W. 8th St. - Bishop Arts District

When Reddick W. Shaw commenced building a five-room cottage at 416 W. Eighth St. in April of 1908, Thomas Marsalis’ dream of developing an upscale town called Oak Cliff was 20 years in the past. Marsalis had died in poverty, Oak Cliff had voted for annexation into the City of Dallas, and a private company had laid streetcar tracks across the Trinity River to within one block of Shaw’s construction site. The Dallas Land & Loan Addition II would become a working-class neighborhood instead of a rich enclave.

The modern but humble house cost Shaw just $1.15 per square foot to erect. It sat on a foundation of logs, its internal walls were wooden shiplap covered in wallpaper, and nothing bigger than a 2" by 4" was used above floor level. Reverend George West bought the home from Shaw and lived there ten years, adding a sleeping porch, servants quarters, fruit trees, and a garden. The houses on Eighth St. coexisted with commercial uses surrounding the Seventh St. stop on the North Loop streetcar line. Records indicate 416 8th became a rental property during the 1930s, with houses leasing on the block for just $30 monthly.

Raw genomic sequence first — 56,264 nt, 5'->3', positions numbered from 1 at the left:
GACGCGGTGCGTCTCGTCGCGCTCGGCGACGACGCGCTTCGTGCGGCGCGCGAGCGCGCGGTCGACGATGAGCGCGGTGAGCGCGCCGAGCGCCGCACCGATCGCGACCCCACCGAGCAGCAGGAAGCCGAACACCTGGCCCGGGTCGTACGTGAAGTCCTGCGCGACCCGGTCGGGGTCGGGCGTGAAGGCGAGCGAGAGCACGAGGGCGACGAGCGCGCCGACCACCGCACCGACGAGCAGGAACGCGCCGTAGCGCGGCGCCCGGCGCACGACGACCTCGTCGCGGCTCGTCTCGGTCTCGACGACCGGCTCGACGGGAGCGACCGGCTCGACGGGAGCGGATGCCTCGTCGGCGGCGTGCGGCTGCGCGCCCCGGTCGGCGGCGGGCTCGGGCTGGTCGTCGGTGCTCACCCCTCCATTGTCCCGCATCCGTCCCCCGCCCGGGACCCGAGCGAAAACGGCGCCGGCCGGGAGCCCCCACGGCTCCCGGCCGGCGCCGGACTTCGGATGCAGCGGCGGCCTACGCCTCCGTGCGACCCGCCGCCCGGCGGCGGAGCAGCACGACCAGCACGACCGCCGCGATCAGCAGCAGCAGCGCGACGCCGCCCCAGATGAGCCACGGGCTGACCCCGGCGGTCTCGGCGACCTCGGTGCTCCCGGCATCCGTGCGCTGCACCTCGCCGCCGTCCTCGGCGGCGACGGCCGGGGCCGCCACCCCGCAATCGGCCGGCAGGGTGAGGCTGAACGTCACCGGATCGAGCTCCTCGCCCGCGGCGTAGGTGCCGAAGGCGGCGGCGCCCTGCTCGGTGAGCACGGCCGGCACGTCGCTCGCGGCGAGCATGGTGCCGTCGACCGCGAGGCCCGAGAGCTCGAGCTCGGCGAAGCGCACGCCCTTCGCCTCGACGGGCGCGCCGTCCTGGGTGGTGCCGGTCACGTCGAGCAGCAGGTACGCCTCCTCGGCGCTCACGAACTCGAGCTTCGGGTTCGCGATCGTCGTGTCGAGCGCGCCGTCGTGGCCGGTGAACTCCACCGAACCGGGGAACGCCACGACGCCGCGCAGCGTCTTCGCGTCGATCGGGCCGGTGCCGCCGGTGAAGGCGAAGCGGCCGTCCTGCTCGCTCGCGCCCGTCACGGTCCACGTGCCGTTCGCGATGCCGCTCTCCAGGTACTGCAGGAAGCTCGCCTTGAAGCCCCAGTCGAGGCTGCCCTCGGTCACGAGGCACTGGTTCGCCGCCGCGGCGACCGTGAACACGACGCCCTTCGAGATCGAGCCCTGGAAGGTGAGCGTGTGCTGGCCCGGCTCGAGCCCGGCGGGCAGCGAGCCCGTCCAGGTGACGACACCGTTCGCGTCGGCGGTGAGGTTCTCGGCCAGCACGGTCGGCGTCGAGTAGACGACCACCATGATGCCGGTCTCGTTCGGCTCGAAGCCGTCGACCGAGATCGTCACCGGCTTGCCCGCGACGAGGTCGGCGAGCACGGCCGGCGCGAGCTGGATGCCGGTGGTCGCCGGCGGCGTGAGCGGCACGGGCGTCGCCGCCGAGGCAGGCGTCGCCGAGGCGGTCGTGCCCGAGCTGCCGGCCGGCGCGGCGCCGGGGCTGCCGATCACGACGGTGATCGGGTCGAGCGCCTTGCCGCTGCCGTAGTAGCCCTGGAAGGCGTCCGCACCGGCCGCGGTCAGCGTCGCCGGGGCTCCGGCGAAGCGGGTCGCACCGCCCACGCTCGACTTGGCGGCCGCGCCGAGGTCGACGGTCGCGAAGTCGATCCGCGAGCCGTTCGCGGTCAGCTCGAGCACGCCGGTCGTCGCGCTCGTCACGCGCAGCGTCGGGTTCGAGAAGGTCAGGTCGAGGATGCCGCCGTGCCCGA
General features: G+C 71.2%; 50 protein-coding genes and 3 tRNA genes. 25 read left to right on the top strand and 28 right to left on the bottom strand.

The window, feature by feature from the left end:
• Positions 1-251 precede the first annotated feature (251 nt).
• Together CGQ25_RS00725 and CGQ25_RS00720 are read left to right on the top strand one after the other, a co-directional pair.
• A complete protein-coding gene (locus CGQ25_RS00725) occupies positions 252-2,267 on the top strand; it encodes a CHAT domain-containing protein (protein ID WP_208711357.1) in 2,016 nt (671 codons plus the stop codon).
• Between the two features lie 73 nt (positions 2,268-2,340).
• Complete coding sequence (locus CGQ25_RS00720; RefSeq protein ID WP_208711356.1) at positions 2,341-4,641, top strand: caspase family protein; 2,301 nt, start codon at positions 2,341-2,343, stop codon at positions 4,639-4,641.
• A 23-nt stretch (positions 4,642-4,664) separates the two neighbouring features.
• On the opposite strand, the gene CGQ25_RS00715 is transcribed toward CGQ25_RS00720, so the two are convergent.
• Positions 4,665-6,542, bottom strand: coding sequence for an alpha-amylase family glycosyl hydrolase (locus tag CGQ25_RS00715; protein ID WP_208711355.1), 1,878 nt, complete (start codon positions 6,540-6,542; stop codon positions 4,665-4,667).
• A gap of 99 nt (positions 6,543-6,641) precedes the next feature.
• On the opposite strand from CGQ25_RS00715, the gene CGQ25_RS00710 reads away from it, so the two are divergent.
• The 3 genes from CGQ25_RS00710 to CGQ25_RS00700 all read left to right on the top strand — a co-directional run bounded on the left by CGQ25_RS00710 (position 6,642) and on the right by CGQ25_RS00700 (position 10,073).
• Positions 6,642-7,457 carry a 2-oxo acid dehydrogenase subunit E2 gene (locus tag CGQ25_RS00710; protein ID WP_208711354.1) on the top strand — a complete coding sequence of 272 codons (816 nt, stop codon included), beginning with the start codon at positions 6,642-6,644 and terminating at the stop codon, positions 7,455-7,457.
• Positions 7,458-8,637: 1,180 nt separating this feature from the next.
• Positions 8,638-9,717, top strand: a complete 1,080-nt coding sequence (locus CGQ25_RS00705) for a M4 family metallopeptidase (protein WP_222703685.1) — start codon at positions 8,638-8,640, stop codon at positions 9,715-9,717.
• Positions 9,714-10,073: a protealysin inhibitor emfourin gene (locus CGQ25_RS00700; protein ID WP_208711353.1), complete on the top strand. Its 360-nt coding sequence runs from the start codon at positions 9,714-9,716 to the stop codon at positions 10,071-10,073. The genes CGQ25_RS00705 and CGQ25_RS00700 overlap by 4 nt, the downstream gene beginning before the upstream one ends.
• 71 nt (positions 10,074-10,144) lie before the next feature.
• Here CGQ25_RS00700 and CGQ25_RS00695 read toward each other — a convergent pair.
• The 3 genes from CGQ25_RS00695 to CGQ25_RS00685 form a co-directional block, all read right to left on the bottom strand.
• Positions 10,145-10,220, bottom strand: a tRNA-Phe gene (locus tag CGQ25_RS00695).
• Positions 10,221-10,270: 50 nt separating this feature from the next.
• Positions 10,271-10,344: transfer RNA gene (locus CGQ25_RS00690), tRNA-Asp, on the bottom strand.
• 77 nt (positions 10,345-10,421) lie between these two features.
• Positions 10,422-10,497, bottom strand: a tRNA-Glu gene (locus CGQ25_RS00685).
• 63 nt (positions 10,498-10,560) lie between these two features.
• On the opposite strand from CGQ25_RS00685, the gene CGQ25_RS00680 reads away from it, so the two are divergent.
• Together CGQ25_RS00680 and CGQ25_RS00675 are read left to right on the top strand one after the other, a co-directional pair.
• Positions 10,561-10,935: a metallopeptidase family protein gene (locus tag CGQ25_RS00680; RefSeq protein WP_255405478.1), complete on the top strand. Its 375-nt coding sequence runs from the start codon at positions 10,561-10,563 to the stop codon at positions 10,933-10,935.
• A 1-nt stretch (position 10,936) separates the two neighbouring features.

The streetcar ceased to run in 1956; by the 1970s most of the area’s commercial activity had disappeared as well. In 1983, developer Jim Lake Sr. invented the Bishop Arts District, now famous for its commercial success. The status of the surrounding residential neighborhood is less settled. The houses are owner-occupied, yet modest construction and long-term neglect make restoration difficult for much of the housing stock.

Good Space purchased 416 8th (then the worst rental property on the block) as an experiment. Renovation was wholesale, but it celebrated the simple materials and design of the original cottage, while accommodating either residential or commercial use. Pat Remington, an attorney with an established clientele, has found the cottage to be the perfect antidote to the large-firm environment he left. Good Space is extending its experiment to similar properties at 305 and 312 W. 8th